How KRA made Sh13.2 billion from fuel price increase

Fueling a car

Lawmakers have moved to avert a looming economic crisis by adding the Ministry of Petroleum and Mining Sh15 billion to fund the fuel subsidy programme.

Photo credit: File | Nation Media Group

Fuel taxes rose by Sh13.2 billion in the six months to June as the government reaped from higher prices on the back of a spike in global crude prices.

An analysis of fuel consumption data from the Energy and Petroleum Regulatory Authority (Epra) shows that the Kenya Revenue Authority (KRA) collected Sh134.85 billion, a 10.8 percent increase from the Sh121.61 billion raised in the six months to June last year.

This has made the government the biggest beneficiary in the rise in fuel prices, which have led to subsidies. It has also helped the government to lessen the subsidy burden that hit Sh71 billion in the period under review.

Prices of diesel, super and kerosene have since January been rising due to global spike in crude costs, making the KRA the biggest beneficiary of the monthly fuel price review.

Higher pump prices offer higher taxes for every litre of fuel bought at the pump with the KRA collecting up to Sh5 more in June compared to a similar period last year.

Tax collected per litre of diesel increased by Sh5.67 to Sh51.65 in June from a similar period last year followed by tax raised from super that stood at Sh62.89per litre, an increase of Sh5.02 from a similar period last year.

Tax on kerosene which is the least used of the three fuels posted an increase of Sh4.86 per litre to Sh45.18 in June from a similar period last year.

There are seven levies and two taxes that are charged per litre of diesel, super and kerosene with excise duty accounting for the highest chunk per litre of the three fuels.

Others are Value Added Tax (VAT), road maintenance levy, petroleum development levy, railway development levy, anti-adulteration levy, import declaration fee, petroleum regulatory levy and merchant shipping levy.

The higher tax collections have mirrored the rise in pump prices despite the presence of a fuel stabilisation kitty that the government has been tapping to prevent prices from skyrocketing.

Pump prices in the two periods have increased by at least Sh30 per litre for each of the three fuels. In June, a litre of super retailed at Sh159.12 from Sh127.14 in June last year in Nairobi.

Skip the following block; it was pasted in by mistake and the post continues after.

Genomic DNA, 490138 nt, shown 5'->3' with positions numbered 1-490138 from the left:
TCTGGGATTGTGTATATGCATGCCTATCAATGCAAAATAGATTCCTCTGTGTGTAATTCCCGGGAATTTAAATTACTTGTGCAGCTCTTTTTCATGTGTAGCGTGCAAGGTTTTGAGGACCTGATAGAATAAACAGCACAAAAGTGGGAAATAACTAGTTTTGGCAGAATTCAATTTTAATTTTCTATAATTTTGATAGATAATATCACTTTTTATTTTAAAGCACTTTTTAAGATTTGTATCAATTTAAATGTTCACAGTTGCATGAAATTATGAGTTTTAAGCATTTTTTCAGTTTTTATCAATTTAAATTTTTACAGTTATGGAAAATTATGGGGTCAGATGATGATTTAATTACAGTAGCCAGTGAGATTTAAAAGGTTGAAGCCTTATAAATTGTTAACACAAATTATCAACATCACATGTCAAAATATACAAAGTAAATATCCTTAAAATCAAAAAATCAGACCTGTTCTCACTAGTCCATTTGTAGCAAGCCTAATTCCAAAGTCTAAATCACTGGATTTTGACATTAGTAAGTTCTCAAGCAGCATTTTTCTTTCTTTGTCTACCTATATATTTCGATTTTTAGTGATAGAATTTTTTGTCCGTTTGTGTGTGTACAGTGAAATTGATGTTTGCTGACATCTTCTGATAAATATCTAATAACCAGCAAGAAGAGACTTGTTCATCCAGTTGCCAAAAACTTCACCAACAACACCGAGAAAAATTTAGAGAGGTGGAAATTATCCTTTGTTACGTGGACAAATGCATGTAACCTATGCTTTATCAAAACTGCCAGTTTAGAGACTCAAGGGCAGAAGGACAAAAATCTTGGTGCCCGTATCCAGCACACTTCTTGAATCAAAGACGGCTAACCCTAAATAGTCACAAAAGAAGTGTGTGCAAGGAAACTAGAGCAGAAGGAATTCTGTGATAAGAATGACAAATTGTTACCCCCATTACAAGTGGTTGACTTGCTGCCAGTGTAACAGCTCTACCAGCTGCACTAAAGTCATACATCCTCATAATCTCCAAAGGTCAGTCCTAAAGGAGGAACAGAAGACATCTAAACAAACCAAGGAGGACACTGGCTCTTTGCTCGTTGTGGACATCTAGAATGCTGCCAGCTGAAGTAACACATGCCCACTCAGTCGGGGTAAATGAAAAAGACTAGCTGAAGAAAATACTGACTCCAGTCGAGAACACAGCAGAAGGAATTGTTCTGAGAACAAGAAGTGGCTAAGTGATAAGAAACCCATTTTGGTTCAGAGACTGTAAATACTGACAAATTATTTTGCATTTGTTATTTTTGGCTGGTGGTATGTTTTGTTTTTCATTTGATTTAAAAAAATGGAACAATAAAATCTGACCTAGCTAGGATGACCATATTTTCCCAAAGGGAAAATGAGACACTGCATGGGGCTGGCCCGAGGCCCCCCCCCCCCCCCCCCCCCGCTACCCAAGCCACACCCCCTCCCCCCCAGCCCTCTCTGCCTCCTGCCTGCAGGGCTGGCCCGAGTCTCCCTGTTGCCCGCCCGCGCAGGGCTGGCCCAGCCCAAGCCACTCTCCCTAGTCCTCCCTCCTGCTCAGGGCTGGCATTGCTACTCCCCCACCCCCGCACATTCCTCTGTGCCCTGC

A litre of diesel rose to Sh140 from Sh107.66 while kerosene jumped by Sh30.09 to Sh127.94 per litre in the period.

Global costs of refined fuel had maintained a steady rise since the start of the year to cross the $100 – per barrel mark mainly due to the supply disruptions of the Russia-Ukraine war.

The jump in prices came despite the application of the fuel stabilisation programme without which pump prices would have been higher.

Taxes have been blamed for significantly contributing to the high pump prices prompting calls for a reduction of the levies. They account for at least 40 percent of the price of a litre of the three fuels.

Petroleum Development Levy and Value Added Tax are targeted for reduction in a bid to lower pump prices in the long-term by cutting the contribution of taxes and levies.

The outgoing Parliamentary committee on Finance and National Planning approved a Bill that seeks to cut PDL by nearly half to Sh2.90 per litre and lower Value Added Tax on petroleum products from eight to four percent.

The 12th Parliament did not adopt the Petroleum Products’ (Taxes and Levies) Amendment Bill, 2021 and the legal changes will be a priority item for the new Parliament.

The new house to be sworn in this month will have to republish the Bill but it is legally allowed to use the already tabled report to pass the cuts on PDL and VAT.